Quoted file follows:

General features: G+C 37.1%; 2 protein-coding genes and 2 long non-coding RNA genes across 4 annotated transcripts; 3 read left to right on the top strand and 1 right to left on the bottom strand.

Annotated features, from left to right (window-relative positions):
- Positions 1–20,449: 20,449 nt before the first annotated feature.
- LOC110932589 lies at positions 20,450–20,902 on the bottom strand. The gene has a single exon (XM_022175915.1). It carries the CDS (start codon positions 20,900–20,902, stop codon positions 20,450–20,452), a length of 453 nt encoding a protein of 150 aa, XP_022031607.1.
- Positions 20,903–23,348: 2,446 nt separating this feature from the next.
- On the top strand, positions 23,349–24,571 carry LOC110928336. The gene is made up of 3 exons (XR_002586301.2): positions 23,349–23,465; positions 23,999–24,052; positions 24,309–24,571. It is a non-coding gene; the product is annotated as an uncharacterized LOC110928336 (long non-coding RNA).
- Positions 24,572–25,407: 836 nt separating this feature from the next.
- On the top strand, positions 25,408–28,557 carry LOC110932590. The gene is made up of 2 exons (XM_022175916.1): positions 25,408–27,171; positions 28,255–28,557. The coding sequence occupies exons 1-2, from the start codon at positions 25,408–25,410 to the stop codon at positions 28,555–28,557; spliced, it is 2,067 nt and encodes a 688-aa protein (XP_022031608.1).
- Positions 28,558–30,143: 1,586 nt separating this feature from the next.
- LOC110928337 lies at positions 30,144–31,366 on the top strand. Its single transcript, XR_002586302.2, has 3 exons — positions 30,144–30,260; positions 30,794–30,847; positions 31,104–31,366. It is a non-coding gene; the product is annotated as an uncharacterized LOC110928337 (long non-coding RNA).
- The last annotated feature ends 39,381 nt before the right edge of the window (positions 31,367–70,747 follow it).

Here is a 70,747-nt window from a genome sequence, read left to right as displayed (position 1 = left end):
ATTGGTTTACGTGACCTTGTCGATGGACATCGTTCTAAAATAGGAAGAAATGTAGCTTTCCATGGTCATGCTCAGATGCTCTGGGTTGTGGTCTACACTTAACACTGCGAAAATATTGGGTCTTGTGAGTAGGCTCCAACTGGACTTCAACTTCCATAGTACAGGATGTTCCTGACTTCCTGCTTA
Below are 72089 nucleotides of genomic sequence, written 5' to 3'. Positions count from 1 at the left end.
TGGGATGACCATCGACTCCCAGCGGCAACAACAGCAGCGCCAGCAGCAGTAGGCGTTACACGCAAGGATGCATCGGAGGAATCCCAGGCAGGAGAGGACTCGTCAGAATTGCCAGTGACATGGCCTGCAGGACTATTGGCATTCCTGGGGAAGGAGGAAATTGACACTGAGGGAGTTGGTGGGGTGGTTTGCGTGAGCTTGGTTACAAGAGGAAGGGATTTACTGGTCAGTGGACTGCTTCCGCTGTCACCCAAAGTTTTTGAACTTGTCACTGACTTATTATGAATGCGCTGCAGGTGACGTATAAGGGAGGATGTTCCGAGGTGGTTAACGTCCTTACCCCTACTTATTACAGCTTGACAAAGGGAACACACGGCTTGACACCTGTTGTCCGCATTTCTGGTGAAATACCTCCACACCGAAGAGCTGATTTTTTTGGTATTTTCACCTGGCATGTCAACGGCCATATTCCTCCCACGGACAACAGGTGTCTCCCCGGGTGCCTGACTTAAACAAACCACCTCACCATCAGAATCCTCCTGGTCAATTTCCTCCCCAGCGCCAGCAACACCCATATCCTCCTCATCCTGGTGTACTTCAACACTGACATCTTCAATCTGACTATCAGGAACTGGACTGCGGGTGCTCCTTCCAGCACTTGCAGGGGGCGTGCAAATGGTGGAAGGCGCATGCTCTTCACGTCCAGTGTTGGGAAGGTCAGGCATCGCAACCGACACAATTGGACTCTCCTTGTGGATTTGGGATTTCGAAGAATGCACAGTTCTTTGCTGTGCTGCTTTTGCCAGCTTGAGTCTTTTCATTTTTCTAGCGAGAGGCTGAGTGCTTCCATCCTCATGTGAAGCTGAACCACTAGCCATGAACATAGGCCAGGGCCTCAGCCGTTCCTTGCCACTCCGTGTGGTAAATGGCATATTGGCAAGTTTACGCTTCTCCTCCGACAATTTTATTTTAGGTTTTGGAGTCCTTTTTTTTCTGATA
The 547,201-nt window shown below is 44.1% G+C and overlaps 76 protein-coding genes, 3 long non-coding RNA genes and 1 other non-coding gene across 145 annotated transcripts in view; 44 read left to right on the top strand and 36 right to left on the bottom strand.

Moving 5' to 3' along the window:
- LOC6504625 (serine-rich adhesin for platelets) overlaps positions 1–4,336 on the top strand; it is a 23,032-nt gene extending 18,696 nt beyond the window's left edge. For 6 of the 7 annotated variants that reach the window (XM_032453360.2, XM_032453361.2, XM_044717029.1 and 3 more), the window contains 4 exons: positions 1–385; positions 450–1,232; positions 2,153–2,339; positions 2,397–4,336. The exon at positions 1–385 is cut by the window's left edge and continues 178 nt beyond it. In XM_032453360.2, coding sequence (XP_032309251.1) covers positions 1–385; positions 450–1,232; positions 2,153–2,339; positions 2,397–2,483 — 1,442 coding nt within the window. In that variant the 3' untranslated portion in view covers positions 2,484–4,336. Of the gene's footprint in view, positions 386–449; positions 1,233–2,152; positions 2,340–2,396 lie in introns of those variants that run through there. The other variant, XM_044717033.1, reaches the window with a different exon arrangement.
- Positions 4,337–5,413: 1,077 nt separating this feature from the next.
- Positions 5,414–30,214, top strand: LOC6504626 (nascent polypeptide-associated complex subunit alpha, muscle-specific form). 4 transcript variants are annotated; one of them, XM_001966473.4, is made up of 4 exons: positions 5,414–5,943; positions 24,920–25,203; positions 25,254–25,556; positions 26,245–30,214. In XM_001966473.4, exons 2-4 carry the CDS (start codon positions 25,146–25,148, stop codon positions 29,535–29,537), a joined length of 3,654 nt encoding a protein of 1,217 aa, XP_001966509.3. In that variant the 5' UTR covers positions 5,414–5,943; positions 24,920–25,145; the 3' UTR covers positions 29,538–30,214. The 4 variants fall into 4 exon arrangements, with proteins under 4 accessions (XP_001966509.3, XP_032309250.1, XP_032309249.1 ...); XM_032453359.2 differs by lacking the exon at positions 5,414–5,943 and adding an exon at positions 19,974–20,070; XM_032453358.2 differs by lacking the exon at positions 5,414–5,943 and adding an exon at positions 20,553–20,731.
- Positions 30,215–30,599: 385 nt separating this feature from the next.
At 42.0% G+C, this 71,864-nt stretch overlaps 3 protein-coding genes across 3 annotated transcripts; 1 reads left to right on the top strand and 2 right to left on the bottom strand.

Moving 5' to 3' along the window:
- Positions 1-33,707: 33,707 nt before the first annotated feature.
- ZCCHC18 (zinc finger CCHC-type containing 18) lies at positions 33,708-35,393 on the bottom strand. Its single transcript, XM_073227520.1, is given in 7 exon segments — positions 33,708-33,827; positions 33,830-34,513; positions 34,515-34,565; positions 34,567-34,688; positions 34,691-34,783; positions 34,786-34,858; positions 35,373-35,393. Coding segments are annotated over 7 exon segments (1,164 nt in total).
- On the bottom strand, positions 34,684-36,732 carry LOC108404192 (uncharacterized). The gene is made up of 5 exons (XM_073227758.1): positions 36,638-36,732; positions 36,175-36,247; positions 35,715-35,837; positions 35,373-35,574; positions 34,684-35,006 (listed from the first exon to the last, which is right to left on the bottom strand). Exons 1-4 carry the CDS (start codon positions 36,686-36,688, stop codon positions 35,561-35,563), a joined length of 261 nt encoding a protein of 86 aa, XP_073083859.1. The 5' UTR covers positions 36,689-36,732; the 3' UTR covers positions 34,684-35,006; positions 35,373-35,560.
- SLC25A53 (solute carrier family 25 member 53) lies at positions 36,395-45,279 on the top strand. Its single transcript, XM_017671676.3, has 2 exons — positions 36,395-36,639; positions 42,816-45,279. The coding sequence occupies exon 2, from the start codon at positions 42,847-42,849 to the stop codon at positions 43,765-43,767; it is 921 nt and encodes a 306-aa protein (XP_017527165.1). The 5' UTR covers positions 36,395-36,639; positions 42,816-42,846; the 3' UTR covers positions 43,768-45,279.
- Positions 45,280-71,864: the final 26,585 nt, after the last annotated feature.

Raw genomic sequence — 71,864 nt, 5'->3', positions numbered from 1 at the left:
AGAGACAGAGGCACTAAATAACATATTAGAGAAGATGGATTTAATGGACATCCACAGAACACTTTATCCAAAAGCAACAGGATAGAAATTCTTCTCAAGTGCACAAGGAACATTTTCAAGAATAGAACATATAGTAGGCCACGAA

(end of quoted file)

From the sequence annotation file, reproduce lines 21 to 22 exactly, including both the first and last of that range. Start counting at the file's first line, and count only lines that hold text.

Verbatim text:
- Positions 30,215–30,599: 385 nt separating this feature from the next.
At 42.0% G+C, this 71,864-nt stretch overlaps 3 protein-coding genes across 3 annotated transcripts; 1 reads left to right on the top strand and 2 right to left on the bottom strand.